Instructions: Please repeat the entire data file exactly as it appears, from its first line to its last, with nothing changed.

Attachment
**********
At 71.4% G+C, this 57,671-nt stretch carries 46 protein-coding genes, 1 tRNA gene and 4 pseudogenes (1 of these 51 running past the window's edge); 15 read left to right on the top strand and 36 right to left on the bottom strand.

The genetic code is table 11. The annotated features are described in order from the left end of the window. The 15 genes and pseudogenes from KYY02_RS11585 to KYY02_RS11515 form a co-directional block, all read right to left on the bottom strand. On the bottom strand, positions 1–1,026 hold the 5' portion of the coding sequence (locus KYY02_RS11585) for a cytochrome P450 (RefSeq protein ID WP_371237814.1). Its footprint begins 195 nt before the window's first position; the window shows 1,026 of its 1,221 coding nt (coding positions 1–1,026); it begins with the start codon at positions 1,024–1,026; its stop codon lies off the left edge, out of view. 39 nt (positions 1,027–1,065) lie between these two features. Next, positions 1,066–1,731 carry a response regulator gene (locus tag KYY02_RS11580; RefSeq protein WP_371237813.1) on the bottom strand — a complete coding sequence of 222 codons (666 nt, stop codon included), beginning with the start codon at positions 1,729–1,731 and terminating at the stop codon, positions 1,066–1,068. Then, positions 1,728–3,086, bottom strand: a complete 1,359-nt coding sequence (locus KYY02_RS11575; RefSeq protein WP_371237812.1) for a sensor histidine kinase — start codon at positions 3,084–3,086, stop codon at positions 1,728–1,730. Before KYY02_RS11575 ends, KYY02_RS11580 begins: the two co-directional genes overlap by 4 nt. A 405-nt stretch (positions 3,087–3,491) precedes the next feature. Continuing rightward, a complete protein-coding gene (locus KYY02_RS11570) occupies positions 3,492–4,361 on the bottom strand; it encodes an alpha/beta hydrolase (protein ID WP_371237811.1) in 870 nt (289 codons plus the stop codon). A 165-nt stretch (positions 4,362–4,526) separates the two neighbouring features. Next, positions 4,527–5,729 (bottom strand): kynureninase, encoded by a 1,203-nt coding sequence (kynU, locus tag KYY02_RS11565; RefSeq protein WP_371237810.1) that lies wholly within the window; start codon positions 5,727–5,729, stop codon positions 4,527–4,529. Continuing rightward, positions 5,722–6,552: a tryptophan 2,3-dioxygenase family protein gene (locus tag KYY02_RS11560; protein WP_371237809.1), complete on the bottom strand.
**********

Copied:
At 71.4% G+C, this 57,671-nt stretch carries 46 protein-coding genes, 1 tRNA gene and 4 pseudogenes (1 of these 51 running past the window's edge); 15 read left to right on the top strand and 36 right to left on the bottom strand.

The genetic code is table 11. The annotated features are described in order from the left end of the window. The 15 genes and pseudogenes from KYY02_RS11585 to KYY02_RS11515 form a co-directional block, all read right to left on the bottom strand. On the bottom strand, positions 1–1,026 hold the 5' portion of the coding sequence (locus KYY02_RS11585) for a cytochrome P450 (RefSeq protein ID WP_371237814.1). Its footprint begins 195 nt before the window's first position; the window shows 1,026 of its 1,221 coding nt (coding positions 1–1,026); it begins with the start codon at positions 1,024–1,026; its stop codon lies off the left edge, out of view. 39 nt (positions 1,027–1,065) lie between these two features. Next, positions 1,066–1,731 carry a response regulator gene (locus tag KYY02_RS11580; RefSeq protein WP_371237813.1) on the bottom strand — a complete coding sequence of 222 codons (666 nt, stop codon included), beginning with the start codon at positions 1,729–1,731 and terminating at the stop codon, positions 1,066–1,068. Then, positions 1,728–3,086, bottom strand: a complete 1,359-nt coding sequence (locus KYY02_RS11575; RefSeq protein WP_371237812.1) for a sensor histidine kinase — start codon at positions 3,084–3,086, stop codon at positions 1,728–1,730. Before KYY02_RS11575 ends, KYY02_RS11580 begins: the two co-directional genes overlap by 4 nt. A 405-nt stretch (positions 3,087–3,491) precedes the next feature. Continuing rightward, a complete protein-coding gene (locus KYY02_RS11570) occupies positions 3,492–4,361 on the bottom strand; it encodes an alpha/beta hydrolase (protein ID WP_371237811.1) in 870 nt (289 codons plus the stop codon). A 165-nt stretch (positions 4,362–4,526) separates the two neighbouring features. Next, positions 4,527–5,729 (bottom strand): kynureninase, encoded by a 1,203-nt coding sequence (kynU, locus tag KYY02_RS11565; RefSeq protein WP_371237810.1) that lies wholly within the window; start codon positions 5,727–5,729, stop codon positions 4,527–4,529. Continuing rightward, positions 5,722–6,552: a tryptophan 2,3-dioxygenase family protein gene (locus tag KYY02_RS11560; protein WP_371237809.1), complete on the bottom strand.